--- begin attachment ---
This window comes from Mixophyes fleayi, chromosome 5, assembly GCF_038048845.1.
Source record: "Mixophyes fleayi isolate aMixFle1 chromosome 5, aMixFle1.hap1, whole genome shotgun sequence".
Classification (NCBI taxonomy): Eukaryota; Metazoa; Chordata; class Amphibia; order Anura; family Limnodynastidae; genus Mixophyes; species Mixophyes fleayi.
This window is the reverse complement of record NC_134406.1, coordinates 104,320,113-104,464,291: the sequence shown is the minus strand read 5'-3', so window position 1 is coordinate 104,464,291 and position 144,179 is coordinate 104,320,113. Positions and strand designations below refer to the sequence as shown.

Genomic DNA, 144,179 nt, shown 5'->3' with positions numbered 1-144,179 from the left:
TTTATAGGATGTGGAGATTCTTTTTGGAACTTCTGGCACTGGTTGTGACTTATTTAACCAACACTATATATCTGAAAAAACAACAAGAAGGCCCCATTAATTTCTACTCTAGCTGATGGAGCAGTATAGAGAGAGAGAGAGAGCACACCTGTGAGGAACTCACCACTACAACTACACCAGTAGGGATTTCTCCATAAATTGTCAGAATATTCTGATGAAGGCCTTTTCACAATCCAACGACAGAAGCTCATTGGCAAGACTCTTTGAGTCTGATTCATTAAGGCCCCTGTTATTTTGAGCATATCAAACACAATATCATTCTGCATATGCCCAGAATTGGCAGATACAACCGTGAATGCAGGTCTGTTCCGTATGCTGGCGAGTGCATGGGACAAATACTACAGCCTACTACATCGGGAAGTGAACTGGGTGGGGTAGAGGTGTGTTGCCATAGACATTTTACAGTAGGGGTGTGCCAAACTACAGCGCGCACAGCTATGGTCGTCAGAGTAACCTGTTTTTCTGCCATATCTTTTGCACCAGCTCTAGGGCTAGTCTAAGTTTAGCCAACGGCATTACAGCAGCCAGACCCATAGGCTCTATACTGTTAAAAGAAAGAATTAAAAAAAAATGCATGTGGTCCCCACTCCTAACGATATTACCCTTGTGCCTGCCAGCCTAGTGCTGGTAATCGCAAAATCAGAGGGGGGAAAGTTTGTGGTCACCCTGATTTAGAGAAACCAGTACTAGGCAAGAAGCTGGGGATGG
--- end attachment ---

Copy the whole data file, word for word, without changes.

This window comes from Mixophyes fleayi, chromosome 5, assembly GCF_038048845.1.
Source record: "Mixophyes fleayi isolate aMixFle1 chromosome 5, aMixFle1.hap1, whole genome shotgun sequence".
Classification (NCBI taxonomy): Eukaryota; Metazoa; Chordata; class Amphibia; order Anura; family Limnodynastidae; genus Mixophyes; species Mixophyes fleayi.
This window is the reverse complement of record NC_134406.1, coordinates 104,320,113-104,464,291: the sequence shown is the minus strand read 5'-3', so window position 1 is coordinate 104,464,291 and position 144,179 is coordinate 104,320,113. Positions and strand designations below refer to the sequence as shown.

Genomic DNA, 144,179 nt, shown 5'->3' with positions numbered 1-144,179 from the left:
TTTATAGGATGTGGAGATTCTTTTTGGAACTTCTGGCACTGGTTGTGACTTATTTAACCAACACTATATATCTGAAAAAACAACAAGAAGGCCCCATTAATTTCTACTCTAGCTGATGGAGCAGTATAGAGAGAGAGAGAGAGCACACCTGTGAGGAACTCACCACTACAACTACACCAGTAGGGATTTCTCCATAAATTGTCAGAATATTCTGATGAAGGCCTTTTCACAATCCAACGACAGAAGCTCATTGGCAAGACTCTTTGAGTCTGATTCATTAAGGCCCCTGTTATTTTGAGCATATCAAACACAATATCATTCTGCATATGCCCAGAATTGGCAGATACAACCGTGAATGCAGGTCTGTTCCGTATGCTGGCGAGTGCATGGGACAAATACTACAGCCTACTACATCGGGAAGTGAACTGGGTGGGGTAGAGGTGTGTTGCCATAGACATTTTACAGTAGGGGTGTGCCAAACTACAGCGCGCACAGCTATGGTCGTCAGAGTAACCTGTTTTTCTGCCATATCTTTTGCACCAGCTCTAGGGCTAGTCTAAGTTTAGCCAACGGCATTACAGCAGCCAGACCCATAGGCTCTATACTGTTAAAAGAAAGAATTAAAAAAAAATGCATGTGGTCCCCACTCCTAACGATATTACCCTTGTGCCTGCCAGCCTAGTGCTGGTAATCGCAAAATCAGAGGGGGGAAAGTTTGTGGTCACCCTGATTTAGAGAAACCAGTACTAGGCAAGAAGCTGGGGATGG